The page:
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6 ways to manage currency fluctuations in your food and beverage processing business

4 min read

The daily movement of the Canadian dollar's value compared to the United States dollar's value is widely reported in Canadian business reports. The implications for performance and profitability for Canadian businesses, including food and beverage processors, are less often discussed, yet the fluctuations can add to the cost of business. 

On average, 35% of processed food in Canada is exported, so exchange rates can affect revenues and costs.  

Exchange rates are the relative value of Canadian currency compared to other currencies. The complex interactions among multiple factors such as trade balance, interest rates, commodity prices, inflation and economic performance combine to determine the value of the Canadian dollar. The Canada-U.S. dollar exchange rate is most important to most Canadian food and beverage processors since more than 75% of food and beverage exports go to the U.S. 

The impact of a strong U.S. dollar on Canadian food and beverage processors can happen in a few primary ways:  

Input prices: Most North American commodity inputs are priced in U.S. dollars. That means Canadian manufacturers, including food and beverage processors, pay higher prices for raw materials. The financial impact shows reliance on imported raw material inputs. Similarly, other U.S.-sourced inputs in manufacturing, like equipment or packaging, can lead to higher costs.  

Export revenue: A weaker Canadian dollar positively impacts export revenues. Canadian exports become more affordable and competitive for foreign buyers, leading to potentially higher demand and sales. Also, when the Canadian dollar is lower, manufacturers earn higher revenue when converting U.S. dollar-dominated sales. 

Net benefits: A strong U.S. dollar normally yields net benefits for exporters. The positive effects on revenues typically outweigh the impact of higher input costs. 

For example, consider a Canadian food and beverage processor whose imported raw material ingredients represent 20% of the sales price; domestically sourced ingredients are 20%; labour costs add up to 30% and profit and overhead make up the remaining 30%. Suppose the value of the Canadian dollar suddenly falls by five cents relative to the U.S. dollar for every $1 of U.S. export revenue the company earns. In that case, it will realize a $0.05 gain in Canadian dollars. Meanwhile, the imported raw material costs will only increase by $0.01.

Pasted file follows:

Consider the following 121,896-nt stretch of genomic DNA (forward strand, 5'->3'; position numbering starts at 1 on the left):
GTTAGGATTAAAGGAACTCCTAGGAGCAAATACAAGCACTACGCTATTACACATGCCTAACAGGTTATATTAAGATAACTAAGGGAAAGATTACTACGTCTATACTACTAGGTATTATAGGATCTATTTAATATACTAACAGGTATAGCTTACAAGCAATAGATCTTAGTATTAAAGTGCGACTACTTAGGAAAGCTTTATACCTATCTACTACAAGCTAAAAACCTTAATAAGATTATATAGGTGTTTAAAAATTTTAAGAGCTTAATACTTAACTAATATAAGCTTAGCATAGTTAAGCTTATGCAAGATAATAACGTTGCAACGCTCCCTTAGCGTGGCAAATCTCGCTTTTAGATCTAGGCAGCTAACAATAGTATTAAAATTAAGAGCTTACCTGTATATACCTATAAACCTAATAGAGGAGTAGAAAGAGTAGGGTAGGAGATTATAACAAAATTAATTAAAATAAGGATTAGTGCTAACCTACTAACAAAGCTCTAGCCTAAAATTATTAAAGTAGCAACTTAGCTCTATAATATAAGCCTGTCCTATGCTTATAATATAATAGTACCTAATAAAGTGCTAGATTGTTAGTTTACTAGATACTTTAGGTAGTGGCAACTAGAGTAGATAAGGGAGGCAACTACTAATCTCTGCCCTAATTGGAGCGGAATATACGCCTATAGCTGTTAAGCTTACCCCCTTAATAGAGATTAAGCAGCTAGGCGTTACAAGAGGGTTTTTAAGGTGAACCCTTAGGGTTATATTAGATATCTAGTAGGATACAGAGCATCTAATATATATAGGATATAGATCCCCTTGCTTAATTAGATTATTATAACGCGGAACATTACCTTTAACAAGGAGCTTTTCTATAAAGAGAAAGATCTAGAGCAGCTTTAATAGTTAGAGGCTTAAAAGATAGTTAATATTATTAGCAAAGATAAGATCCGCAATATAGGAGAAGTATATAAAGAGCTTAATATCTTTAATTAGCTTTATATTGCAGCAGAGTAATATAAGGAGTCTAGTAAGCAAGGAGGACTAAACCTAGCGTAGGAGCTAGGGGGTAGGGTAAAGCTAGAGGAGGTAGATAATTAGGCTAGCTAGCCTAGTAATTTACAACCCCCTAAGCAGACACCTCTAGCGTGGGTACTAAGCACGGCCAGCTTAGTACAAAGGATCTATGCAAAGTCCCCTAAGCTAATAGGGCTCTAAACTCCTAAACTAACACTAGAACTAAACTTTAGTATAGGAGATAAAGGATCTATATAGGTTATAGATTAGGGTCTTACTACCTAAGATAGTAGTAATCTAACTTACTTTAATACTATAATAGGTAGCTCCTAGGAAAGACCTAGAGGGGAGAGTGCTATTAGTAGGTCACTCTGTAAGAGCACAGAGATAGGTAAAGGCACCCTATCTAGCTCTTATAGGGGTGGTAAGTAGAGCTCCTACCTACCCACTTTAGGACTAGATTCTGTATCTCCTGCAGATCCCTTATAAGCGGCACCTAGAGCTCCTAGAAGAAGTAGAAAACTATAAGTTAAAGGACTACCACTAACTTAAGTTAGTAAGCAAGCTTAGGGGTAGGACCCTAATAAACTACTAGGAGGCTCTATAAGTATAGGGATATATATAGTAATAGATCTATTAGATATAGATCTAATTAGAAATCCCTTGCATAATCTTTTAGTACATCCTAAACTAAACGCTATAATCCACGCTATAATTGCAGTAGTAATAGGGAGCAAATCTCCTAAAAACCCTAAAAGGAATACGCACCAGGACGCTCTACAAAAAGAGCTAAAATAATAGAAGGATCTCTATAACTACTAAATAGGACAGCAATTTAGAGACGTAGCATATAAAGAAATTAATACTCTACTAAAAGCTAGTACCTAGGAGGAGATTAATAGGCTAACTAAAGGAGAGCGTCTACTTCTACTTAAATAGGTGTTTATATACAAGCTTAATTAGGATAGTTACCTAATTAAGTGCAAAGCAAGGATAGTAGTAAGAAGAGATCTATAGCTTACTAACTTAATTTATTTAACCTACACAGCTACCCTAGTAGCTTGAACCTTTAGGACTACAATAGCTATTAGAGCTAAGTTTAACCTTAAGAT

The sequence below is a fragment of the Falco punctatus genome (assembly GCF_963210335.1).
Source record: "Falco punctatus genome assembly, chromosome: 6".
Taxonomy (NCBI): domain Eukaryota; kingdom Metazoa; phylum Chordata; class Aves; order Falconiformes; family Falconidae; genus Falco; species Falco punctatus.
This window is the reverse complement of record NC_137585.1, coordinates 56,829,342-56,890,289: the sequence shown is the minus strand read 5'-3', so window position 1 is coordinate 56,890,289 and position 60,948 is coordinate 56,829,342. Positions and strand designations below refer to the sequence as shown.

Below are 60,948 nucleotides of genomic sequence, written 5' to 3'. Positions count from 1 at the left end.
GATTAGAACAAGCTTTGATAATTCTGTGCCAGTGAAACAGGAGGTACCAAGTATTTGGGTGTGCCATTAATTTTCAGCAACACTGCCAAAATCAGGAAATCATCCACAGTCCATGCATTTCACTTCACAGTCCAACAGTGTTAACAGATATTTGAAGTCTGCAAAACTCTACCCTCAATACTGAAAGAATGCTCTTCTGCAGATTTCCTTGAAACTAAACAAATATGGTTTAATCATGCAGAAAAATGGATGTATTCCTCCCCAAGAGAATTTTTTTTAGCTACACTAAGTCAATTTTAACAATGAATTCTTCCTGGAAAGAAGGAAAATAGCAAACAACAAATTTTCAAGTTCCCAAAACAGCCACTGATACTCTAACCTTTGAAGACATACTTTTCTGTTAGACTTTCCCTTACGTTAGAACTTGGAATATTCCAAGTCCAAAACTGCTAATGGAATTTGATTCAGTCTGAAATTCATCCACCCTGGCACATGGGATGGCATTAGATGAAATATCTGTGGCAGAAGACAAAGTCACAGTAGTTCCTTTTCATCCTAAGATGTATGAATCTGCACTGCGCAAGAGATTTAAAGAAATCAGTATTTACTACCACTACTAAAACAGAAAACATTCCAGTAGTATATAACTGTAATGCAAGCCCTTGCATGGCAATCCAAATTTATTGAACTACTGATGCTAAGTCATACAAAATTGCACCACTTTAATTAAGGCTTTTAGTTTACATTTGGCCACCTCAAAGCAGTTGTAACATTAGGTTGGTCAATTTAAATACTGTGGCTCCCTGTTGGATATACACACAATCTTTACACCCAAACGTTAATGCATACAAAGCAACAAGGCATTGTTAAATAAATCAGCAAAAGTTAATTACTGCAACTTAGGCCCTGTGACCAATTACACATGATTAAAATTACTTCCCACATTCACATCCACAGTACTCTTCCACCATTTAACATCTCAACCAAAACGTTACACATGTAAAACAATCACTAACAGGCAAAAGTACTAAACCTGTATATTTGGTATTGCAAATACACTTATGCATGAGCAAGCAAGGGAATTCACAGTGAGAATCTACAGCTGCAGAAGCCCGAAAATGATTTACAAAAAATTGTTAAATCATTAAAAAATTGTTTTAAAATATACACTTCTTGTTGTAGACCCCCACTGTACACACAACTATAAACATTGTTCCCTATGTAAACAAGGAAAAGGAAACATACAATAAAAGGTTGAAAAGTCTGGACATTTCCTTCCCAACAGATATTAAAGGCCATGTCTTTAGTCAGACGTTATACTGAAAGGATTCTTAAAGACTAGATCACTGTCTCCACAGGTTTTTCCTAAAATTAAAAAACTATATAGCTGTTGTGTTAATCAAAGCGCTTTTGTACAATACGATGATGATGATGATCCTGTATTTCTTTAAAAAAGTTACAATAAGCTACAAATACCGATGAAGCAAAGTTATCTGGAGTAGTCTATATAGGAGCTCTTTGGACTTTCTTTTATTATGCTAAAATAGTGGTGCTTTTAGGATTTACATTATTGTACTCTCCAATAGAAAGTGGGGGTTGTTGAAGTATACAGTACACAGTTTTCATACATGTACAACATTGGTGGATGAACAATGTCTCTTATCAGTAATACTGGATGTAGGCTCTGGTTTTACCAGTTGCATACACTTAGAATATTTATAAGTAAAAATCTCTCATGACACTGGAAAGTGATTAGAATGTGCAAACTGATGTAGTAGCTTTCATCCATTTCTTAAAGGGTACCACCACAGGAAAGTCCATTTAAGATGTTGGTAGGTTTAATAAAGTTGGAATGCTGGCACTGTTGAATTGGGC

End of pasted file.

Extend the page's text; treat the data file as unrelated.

With variability in currency rates creating risks for food and beverage processors, it’s important to have a risk management plan in place.

However, there can be exceptions when sales are primarily within Canada, and inputs are largely imported. The exchange rates of our key competitors will impact Canadian competitiveness and sales opportunities in a country like the U.S. The relative value of the Chilean peso or the euro vis-à-vis the U.S. dollar can impact sales of Canadian salmon exporters in the U.S., for example, if those other currencies are weaker or devalued more compared to the U.S. dollar than the Canadian dollar.  

With so much variability in currency rates creating risks for food and beverage processors, it’s important to have a risk management plan to deal with currency rates and forecasted changes. Here are six key ways to manage the risk:  

1. Diversify export markets 

Rather than relying heavily on the U.S. market, expand sales to other international markets where the Canadian dollar may be more competitive. This reduces exposure to fluctuations in the U.S.-Canada exchange rate. 

2. Localize supply chains 

Source more ingredients and materials domestically to reduce exposure to exchange rate changes on imported inputs. This can also improve supply chain resilience. 

3. Implement hedging strategies 

Use financial tools like forward contracts or currency swaps to lock in exchange rates and manage currency risk. This can help stabilize input costs and revenues. Your bank or accountants can usually direct you to firms that can implement hedging strategies.  

4. Focus on value-added products 

Shift production towards higher-margin, value-added goods that may be less sensitive to exchange rate fluctuations. Commodities and undifferentiated products are usually more directly impacted by exchange rate changes. This can help offset the impact of a strong U.S. dollar. 

5. Refine operational efficiency 

Streamline processes, invest in automation and find other ways to reduce costs and improve productivity. This can help maintain profitability despite exchange rate pressures.  

6. Manage pricing strategies 

Exercise caution when using the advantage of a strong U.S. dollar to discount Canadian equivalent selling prices. Enjoy the potential exchange rate gains as a windfall, but build your budgets around a profitable Canadian selling price. 

Expanding sales to the U.S. can be part of an excellent growth plan for your food and beverage processing company. By managing the risks associated with current exchange rate fluctuations, you’ll be able to protect your bottom line while continuing the pathway to success. 

Article by: Alan Archibald